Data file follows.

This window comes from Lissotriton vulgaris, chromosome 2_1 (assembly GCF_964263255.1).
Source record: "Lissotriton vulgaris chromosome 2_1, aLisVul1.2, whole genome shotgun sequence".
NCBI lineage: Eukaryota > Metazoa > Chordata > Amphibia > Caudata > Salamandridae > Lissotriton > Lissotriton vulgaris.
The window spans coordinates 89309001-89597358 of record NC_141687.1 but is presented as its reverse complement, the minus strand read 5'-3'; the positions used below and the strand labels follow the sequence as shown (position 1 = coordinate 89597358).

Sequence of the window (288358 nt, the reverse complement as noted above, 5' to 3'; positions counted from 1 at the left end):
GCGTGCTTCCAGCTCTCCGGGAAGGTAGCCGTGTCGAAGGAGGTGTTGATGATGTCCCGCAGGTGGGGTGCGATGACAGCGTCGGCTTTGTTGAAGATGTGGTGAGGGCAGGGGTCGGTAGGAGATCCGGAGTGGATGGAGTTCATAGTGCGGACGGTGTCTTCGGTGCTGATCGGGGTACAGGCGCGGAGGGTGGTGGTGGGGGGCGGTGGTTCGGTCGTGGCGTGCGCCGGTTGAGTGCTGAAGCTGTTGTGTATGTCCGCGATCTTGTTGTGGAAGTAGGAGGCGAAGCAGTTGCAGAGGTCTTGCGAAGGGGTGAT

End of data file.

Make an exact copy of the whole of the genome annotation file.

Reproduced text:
This window comes from Lissotriton vulgaris, chromosome 2_1 (assembly GCF_964263255.1).
Source record: "Lissotriton vulgaris chromosome 2_1, aLisVul1.2, whole genome shotgun sequence".
NCBI lineage: Eukaryota > Metazoa > Chordata > Amphibia > Caudata > Salamandridae > Lissotriton > Lissotriton vulgaris.
The window spans coordinates 89309001-89597358 of record NC_141687.1 but is presented as its reverse complement, the minus strand read 5'-3'; the positions used below and the strand labels follow the sequence as shown (position 1 = coordinate 89597358).

Sequence of the window (288358 nt, the reverse complement as noted above, 5' to 3'; positions counted from 1 at the left end):
GCGTGCTTCCAGCTCTCCGGGAAGGTAGCCGTGTCGAAGGAGGTGTTGATGATGTCCCGCAGGTGGGGTGCGATGACAGCGTCGGCTTTGTTGAAGATGTGGTGAGGGCAGGGGTCGGTAGGAGATCCGGAGTGGATGGAGTTCATAGTGCGGACGGTGTCTTCGGTGCTGATCGGGGTACAGGCGCGGAGGGTGGTGGTGGGGGGCGGTGGTTCGGTCGTGGCGTGCGCCGGTTGAGTGCTGAAGCTGTTGTGTATGTCCGCGATCTTGTTGTGGAAGTAGGAGGCGAAGCAGTTGCAGAGGTCTTGCGAAGGGGTGAT